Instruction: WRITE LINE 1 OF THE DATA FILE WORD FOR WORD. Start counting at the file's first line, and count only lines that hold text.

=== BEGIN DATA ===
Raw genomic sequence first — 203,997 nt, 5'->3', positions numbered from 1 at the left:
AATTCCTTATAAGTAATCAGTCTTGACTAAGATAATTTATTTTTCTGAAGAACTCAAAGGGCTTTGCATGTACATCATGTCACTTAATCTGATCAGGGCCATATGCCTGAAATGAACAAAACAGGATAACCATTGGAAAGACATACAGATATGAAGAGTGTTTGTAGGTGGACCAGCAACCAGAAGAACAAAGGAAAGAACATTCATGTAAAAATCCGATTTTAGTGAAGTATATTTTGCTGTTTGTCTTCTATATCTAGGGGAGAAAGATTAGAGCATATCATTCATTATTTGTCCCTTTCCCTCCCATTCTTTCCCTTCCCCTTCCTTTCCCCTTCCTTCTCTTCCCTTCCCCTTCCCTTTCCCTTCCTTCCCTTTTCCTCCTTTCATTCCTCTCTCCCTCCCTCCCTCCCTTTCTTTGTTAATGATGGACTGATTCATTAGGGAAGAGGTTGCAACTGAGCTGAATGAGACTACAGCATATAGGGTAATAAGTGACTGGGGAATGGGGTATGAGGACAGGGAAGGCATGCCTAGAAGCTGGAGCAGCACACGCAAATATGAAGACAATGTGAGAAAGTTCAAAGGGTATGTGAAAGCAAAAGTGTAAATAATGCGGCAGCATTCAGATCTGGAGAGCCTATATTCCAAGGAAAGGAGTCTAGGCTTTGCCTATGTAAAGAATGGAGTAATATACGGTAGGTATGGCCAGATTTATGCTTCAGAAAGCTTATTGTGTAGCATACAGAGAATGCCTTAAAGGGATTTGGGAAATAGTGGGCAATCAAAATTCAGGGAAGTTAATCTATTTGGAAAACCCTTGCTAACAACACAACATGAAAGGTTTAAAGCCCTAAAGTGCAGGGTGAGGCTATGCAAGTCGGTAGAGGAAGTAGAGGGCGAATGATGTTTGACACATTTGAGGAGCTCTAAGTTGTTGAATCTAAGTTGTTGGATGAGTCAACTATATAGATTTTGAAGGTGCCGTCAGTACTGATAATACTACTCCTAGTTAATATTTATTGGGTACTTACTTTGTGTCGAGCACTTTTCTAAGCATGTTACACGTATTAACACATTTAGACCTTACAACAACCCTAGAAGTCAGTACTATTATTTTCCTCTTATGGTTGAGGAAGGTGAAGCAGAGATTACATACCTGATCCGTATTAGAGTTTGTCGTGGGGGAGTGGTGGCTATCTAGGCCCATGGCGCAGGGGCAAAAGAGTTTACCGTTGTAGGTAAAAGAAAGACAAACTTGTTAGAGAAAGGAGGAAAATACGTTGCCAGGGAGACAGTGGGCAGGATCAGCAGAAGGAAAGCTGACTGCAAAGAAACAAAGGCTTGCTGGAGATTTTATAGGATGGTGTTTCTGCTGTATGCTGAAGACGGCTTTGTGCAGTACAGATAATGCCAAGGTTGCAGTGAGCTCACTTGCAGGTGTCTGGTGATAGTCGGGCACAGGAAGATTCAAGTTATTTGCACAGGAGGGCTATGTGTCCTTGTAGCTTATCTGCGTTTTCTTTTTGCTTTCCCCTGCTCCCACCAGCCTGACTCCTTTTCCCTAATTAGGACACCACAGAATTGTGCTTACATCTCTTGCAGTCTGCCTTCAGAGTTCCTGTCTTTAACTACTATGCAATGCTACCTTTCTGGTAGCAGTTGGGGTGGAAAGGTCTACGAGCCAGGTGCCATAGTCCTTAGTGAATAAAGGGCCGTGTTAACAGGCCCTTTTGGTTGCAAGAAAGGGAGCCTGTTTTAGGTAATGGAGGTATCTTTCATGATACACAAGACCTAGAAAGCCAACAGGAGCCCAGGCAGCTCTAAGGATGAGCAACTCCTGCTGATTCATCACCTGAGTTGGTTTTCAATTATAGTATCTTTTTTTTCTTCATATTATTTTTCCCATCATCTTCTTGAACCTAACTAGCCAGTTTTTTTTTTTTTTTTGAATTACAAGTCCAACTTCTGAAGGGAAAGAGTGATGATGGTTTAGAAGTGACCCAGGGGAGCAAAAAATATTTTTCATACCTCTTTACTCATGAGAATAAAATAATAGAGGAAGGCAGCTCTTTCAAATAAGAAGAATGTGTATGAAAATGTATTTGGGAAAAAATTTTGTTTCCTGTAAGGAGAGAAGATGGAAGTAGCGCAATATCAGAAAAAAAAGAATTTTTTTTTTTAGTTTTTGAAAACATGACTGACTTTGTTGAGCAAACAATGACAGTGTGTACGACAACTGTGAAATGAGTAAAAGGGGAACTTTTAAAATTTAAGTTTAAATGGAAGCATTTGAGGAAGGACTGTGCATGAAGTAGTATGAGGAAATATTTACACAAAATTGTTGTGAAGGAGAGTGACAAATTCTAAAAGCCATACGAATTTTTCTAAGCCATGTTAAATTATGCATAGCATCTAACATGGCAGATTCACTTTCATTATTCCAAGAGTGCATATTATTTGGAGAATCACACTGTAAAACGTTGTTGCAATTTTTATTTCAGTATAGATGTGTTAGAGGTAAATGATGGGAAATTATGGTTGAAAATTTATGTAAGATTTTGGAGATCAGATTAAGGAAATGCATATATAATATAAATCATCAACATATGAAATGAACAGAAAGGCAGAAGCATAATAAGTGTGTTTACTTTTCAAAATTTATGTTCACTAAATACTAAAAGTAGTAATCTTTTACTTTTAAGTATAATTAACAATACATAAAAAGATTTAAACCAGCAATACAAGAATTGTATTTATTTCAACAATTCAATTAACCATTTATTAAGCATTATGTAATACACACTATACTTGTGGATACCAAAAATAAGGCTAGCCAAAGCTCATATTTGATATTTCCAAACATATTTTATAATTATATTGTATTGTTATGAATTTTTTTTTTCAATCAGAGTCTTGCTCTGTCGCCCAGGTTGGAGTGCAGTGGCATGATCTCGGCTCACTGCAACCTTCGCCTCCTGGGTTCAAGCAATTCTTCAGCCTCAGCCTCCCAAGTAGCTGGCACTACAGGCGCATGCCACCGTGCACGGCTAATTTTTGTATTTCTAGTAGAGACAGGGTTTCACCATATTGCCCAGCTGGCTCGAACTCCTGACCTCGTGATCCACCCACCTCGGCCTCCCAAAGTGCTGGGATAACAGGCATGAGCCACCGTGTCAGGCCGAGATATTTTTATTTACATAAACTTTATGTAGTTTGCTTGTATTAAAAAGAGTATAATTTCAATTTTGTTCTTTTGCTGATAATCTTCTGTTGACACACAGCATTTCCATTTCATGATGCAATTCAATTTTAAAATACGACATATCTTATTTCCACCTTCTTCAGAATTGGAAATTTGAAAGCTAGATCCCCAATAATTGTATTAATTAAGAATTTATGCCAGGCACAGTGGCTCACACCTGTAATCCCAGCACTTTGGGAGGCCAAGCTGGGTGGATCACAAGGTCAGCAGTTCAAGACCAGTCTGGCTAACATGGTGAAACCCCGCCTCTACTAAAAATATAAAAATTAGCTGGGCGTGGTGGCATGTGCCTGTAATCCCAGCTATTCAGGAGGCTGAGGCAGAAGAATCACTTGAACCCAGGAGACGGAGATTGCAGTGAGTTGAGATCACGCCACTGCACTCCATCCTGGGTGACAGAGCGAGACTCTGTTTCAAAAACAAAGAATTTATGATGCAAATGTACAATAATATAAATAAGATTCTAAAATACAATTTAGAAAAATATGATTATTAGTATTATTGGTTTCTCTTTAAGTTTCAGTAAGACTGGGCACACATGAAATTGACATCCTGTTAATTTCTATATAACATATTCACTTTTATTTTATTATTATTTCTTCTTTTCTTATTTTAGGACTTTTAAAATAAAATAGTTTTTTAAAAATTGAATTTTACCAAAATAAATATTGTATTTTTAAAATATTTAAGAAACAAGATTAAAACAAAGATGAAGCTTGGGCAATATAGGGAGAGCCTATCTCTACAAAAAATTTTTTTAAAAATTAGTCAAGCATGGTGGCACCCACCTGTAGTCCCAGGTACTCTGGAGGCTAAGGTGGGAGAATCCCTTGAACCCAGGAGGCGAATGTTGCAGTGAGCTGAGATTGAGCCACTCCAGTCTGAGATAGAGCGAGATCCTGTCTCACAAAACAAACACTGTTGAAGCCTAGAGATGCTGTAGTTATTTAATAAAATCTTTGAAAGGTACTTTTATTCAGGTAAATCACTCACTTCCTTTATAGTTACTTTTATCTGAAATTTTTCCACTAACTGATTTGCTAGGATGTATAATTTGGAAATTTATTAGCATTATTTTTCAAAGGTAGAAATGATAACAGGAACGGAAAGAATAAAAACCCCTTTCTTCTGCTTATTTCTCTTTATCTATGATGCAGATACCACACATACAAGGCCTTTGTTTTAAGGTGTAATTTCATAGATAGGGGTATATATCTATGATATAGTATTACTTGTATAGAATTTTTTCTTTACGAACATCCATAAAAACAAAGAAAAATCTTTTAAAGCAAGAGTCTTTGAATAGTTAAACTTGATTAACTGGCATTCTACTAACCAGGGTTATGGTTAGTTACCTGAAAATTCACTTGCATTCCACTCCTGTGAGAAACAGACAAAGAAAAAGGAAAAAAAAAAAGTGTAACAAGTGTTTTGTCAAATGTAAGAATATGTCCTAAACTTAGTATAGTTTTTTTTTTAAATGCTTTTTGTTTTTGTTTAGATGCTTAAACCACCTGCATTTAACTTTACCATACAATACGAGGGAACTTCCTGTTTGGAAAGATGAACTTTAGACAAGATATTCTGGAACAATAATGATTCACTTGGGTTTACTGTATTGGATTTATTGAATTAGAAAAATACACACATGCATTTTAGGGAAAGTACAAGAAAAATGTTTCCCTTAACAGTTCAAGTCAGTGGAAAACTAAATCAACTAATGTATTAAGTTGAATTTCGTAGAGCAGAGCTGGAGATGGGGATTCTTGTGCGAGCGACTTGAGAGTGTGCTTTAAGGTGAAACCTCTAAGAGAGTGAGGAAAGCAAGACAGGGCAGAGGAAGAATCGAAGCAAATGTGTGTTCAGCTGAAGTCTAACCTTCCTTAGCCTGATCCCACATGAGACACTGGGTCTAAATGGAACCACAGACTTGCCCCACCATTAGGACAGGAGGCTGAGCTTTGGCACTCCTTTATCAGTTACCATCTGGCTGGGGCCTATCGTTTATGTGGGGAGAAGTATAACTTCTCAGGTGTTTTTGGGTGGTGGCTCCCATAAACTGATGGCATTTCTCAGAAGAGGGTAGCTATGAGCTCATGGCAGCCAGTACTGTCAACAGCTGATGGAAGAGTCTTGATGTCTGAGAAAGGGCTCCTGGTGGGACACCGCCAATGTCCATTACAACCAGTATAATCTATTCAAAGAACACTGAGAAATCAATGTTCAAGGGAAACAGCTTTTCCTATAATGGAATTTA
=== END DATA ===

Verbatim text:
Raw genomic sequence first — 203,997 nt, 5'->3', positions numbered from 1 at the left: